Well, I will say this. At least we have truly transitioned now from winter to spring. During the heart of winter it just stayed cold. Now we move from bitter cold to a break and back to cold. It’s a start! This may not cheer you up much as you look at a frigid Thursday forecast, but keep in mind we’ll be complaining about the heat or storms or hurricanes before you know it.
We’ve got a powerful area of low pressure deepening to our west, and it will track right over the top of us by about midnight. If you’ve got a barometer in the house keep an eye on it – it’ll be one of the lower readings you’ll see around here without a tropical system. By the time it passes on top of Southern New England the lowest pressure should be around 978mb. Not too shabby! May lead to a few creaky joints around the region. This low is traveling along a well-defined area of convergence, where cold air from the north is meeting up with mild air to the south. This boundary hasn’t budged much all day, with highs in the 30s to near for across northern MA and 50s to near 60 across SE Mass.
A low center tracking over us isn’t ideal for snow lovers. The best ascent and forcing in the atmosphere is to the north of it, and they’ve already seen over a foot in parts of New York and Vermont with plenty of snow still to come!
We’ll stay rain here in MA and for much of southern NH through the 10pm time frame. Once the center passes, cold air will plunge southward both aloft and at the surface. There may be a brief period of sleet/freezing rain before we change completely over the snowflakes from north to south. The latest HRRR suggests the 3-9am time frame will be best for potential flakes. Not expecting huge totals, with generally 1-3″ in our viewing zone. But the snow combined with the falling temps (which should drop, in some locations, 25 degrees in less than 8 hours) will produce a flash freeze and some dangerous travel on untreated surfaces. This would be disastrous if it was going to start around 8am instead of overnight with many more drivers on the roads! If you must head out, use extreme caution as this drop will happen almost instantly. The snow showers should taper to flurries by mid to late morning.
Some were near 60 today, but by the morning rush everyone will be at or below freezing. Our actual high temperatures for the date will be around midnight, which will keep us out of ‘record low maximum’ territory. But all day we’ll hover in the 10s and 20s, before hitting rock bottom in the single digits Friday morning. Nearly a 60º drop in 36 hours, not too shabby! But March is up to its usual tricks. By Friday afternoon we’ll rebound into the upper 30s/low 40s, and by Saturday many towns should top 50. Then on Sunday it’s back to the 30s/near 40, and highs only near freezing for Monday and Tuesday. You’ll have plenty of chances to mix up your wardrobe.
Wind & A Frigid Feel:
As soon as the storm heads to our east, strong northwest winds will kick up. And with a hefty does of cold air advection ( CAA) tomorrow, a well-mixed atmosphere will keep those gusts in the 30-50mph range all day. I usually try to look for a silver-lining for all forecasts, but in all honesty tomorrow just looks awful. Wind chill values may even go subzero at times, which is quite a feat for mid-March during daylight hours. In general it will feel like the single digits all day.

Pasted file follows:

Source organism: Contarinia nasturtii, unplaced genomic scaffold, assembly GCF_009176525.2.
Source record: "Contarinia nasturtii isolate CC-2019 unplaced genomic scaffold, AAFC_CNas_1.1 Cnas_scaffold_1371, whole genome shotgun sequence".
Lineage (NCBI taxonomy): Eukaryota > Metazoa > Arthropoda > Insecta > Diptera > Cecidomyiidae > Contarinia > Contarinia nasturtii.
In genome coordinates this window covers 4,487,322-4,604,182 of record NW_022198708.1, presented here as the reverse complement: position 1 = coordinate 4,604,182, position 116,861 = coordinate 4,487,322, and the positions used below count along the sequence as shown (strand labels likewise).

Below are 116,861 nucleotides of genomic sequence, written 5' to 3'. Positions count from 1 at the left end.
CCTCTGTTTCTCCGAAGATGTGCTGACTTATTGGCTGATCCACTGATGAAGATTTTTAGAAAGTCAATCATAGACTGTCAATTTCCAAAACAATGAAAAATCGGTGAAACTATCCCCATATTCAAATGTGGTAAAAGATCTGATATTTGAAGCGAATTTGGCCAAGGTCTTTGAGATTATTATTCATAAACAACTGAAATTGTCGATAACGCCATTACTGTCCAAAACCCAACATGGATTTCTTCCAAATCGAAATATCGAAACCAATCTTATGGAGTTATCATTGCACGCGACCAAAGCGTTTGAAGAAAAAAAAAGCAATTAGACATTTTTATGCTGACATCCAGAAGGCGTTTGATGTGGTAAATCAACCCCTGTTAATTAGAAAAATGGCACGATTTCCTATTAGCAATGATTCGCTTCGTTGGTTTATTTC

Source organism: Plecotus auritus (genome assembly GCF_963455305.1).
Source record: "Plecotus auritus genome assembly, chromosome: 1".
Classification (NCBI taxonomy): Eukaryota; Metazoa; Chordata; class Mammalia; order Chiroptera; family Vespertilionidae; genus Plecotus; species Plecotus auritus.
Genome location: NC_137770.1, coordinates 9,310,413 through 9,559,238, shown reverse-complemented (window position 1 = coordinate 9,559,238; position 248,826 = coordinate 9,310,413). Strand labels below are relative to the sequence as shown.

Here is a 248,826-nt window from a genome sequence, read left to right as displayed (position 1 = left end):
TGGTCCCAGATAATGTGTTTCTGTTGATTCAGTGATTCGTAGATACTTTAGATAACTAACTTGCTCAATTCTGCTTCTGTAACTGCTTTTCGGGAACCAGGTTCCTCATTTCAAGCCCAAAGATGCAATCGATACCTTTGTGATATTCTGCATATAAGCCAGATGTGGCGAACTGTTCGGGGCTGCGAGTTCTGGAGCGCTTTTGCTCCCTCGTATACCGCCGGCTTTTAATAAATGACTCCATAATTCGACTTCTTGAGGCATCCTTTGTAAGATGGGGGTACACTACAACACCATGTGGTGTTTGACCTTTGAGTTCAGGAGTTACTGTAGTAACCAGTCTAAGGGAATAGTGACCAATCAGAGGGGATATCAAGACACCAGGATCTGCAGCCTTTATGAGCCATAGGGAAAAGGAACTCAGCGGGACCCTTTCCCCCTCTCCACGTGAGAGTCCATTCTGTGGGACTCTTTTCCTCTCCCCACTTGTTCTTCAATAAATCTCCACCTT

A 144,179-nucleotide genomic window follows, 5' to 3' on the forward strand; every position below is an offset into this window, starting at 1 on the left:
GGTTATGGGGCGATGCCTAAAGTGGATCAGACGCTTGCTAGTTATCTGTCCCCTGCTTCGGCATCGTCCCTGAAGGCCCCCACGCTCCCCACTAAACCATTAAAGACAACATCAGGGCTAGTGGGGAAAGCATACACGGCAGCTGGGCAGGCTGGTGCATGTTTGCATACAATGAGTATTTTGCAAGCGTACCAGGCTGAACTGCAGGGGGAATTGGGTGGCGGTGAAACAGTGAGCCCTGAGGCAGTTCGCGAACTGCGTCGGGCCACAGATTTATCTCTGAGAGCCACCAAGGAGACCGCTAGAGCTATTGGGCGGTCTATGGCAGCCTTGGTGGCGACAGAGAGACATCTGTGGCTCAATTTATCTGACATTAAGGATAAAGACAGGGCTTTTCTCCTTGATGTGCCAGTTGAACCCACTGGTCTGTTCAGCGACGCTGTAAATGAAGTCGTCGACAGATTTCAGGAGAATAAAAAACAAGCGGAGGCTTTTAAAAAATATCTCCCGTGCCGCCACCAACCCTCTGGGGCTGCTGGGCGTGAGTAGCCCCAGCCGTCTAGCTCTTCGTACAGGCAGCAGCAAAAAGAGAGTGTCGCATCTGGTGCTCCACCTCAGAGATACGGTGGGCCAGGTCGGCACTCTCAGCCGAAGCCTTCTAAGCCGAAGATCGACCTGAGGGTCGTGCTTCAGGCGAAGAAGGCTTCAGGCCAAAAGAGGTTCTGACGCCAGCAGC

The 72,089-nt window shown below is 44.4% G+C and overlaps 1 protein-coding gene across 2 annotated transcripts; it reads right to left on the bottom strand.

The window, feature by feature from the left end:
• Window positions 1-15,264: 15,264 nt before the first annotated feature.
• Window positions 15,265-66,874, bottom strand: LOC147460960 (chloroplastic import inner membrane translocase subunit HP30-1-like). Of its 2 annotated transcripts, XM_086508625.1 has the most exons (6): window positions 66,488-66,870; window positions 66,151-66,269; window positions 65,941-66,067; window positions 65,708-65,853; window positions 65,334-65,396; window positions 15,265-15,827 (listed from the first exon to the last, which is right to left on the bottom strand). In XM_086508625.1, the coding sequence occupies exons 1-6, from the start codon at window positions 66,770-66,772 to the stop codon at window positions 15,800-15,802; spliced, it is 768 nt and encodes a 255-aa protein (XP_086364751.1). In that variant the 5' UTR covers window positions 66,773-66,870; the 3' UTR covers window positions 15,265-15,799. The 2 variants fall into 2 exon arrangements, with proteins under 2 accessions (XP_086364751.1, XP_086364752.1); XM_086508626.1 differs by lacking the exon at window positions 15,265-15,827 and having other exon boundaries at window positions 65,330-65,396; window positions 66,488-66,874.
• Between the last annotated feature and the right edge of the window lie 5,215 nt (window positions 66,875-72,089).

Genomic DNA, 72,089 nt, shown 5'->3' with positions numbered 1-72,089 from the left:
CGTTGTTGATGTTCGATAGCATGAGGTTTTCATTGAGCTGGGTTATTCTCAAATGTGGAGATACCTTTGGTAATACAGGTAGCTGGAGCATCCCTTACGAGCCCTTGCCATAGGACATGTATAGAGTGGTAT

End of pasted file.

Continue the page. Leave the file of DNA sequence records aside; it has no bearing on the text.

Looking like an almost mirror-image of last weekend, right down to the last detail. A cold front will cross on Saturday, but it’ll be mild enough aloft during the day to get us into the upper 40s to mid 50s. Like last Saturday there may be some intervals of clouds and perhaps a couple rain showers, but otherwise a pretty nice start to the weekend! The cooler air filters in Saturday night, which will keep Sunday in the 30s to low 40s with a frisky breeze. Like I said, repeat performance! While it won’t be balmy out, the weather should pose no threats to any St. Patrick’s Day shenanigans taking place on Sunday. Slainte!
Next Storm Potential:
Yup, already some chatter about the next potential. A common them amongst all the data we look at is storminess off/around the East Coast. But the big question is – how strong will high pressure and a push of Arctic air be across New England? And how far south with a lobe of the polar vortex dip down toward the U.S.? If that high is strong and dry enough, it’ll keep the storm out over the fishes. A little weaker or positioned more to the west and this one may be able to slide up the coast and bring us more snow. The biggest threat area this far out is SE Mass and RI, but of course tons will change before we get there. The model breakdown is that the GEM and ECMWF are on board for snow, the GFS is out to sea, and the ensemble means of both the GFS and ECMWF are pretty far out to sea too. But spaghetti charts reveal a massive amount of uncertainty, some members offering a much deeper East Coast trough and others with a flatter, more progressive flow.
Source: WSI EnergyCast
What we know for sure right now is that it’ll be cold. Highs should stay in the 30s both Monday and Tuesday, perhaps even staying in the 20s if things pan out just right. Being St. Patrick’s Day, I say that calls for an extra glass of whiskey to keep us warm.